The Oasis Youth Center and the Rainbow Center were abuzz Tuesday afternoon, days before the kickoff of the Tacoma Pride Festival.
The festival, which has swelled over the years into more than a week of events, is a big deal. There were plans to be made, not to mention t-shirts, and the work filled the Oasis and Rainbow centers with activity in their shared building on Pacific Avenue downtown.
In the office of Oasis Youth Center Executive Director Seth Kirby, however, there was excitement for another reason.
Plans are in the works for what’s being called Project 13. According to Kirby, and Rainbow Center Executive Director Michelle Douglas, it has the potential to be a big deal itself.
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For 30 years, the Oasis Youth Center has provided Pierce County’s young LGBT community with a “safe place to learn, connect, and thrive.” It all started humbly in the basement of a church in 1985 as a response to high HIV rates and discrimination of gay, lesbian and transgender people.
These days, Kirby says some 515 kids come through the doors every year, each looking for support and access to the long list of resources the organization provides. That ranges from leadership training and support around issues of sexual orientation and gender identity, to mental health vouchers and referrals to housing programs for youth experiencing homelessness.
The problem? Currently, what Oasis provides is available only to kids ages 14 to 24.
Enter Project 13 – a new program being developed at Oasis specifically for middle-school aged kids, from 11 to 14. The organization hopes to have it up and running by September, for the start of the new school year.
Kirby says there’s nothing like it in Pierce County.
But, make no mistake, there is a need.
As society shifts, our tolerance grows, and discussions of sexual orientation and gender identity make their way into the open — where they belong — more kids are feeling safe and comfortable enough to “come out” earlier in life. That may mean identifying as gay or transgender, or it may mean something else, like simply asking questions or grappling with who they are.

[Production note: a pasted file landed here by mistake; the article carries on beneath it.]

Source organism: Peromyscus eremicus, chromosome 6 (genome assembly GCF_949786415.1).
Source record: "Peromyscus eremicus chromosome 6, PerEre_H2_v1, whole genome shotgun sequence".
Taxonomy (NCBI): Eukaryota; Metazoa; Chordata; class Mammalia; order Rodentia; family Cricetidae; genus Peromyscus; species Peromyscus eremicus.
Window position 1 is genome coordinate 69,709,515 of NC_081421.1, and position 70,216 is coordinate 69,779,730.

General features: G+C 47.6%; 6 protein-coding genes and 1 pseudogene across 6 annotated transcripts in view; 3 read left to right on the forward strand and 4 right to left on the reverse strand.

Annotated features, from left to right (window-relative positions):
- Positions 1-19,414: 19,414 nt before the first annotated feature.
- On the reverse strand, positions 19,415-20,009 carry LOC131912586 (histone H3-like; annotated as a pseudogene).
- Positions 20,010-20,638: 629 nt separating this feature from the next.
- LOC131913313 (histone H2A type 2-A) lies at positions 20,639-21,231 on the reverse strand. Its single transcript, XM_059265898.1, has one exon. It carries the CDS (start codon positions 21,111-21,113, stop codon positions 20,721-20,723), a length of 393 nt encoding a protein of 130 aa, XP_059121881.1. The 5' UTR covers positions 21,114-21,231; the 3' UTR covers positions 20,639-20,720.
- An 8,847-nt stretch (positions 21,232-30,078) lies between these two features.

All of it presents tricky terrain.
And an opportunity to do better.
It’s a reality local schools are seeing firsthand, according to Jennifer Kubista, the director of student life for Tacoma Public Schools. “Whether people believe it or not, it is in elementary through high school where kids are figuring themselves out,” she tells me.
A Pew Research Center survey of LGBT Americans backs it up. In 2013, the center found that 12 is the median age at which lesbian, gay and bisexual adults “first felt they might be something other than heterosexual or straight.” The study went on to conclude that, “For those who say they now know for sure that they are lesbian, gay, bisexual or transgender, that realization came at a median age of 17.”
The same Pew survey of LGBT American adults found that, “About four-in-10 (39 percent) say that at some point in their lives they were rejected by a family member or close friend because of their sexual orientation or gender identity; 30 percent say they have been physically attacked or threatened; 29 percent say they have been made to feel unwelcome in a place of worship.” Meanwhile, a national survey of homeless service providers completed by the Williams Institute in 2012 found that 40 percent of the homeless youth served identify as LGBT.
In other words, for all the progress we’ve made, there’s still a very real support gap for children that the Oasis Youth Center is hoping to fill, at least locally. Kirby tells me in the last year the center has received “over 100 calls” from kids, parents or counselors looking for support for children that Project 13 could potentially serve.
They’ve been turned away.
Using the organization’s three decades of experience as a guide, and backed by new funding that has allowed for more staff, Oasis is creating age-specific programming to fill this void. Parental consent will be required, as will the consent of young participants. The vision is for eight-week sessions focusing on things like building healthy identities and healthy relationships, identifying community support, and preventing sexual assault. A series of community focus groups will take place this summer to help craft the specifics.
“Oasis has become my family. This is where I can celebrate being me, being who I am,” Oasis Center Youth Council member Michelle Barroga, 24, says. “I never got the opportunity for a place like Oasis when I was in middle school. Now, this next generation can have Oasis available to them.”
That’s a good thing.
Or, as Douglas more eloquently puts it:
“I’m not saying this is going to change the world, but this actually will change people’s lives.”
Call it progress.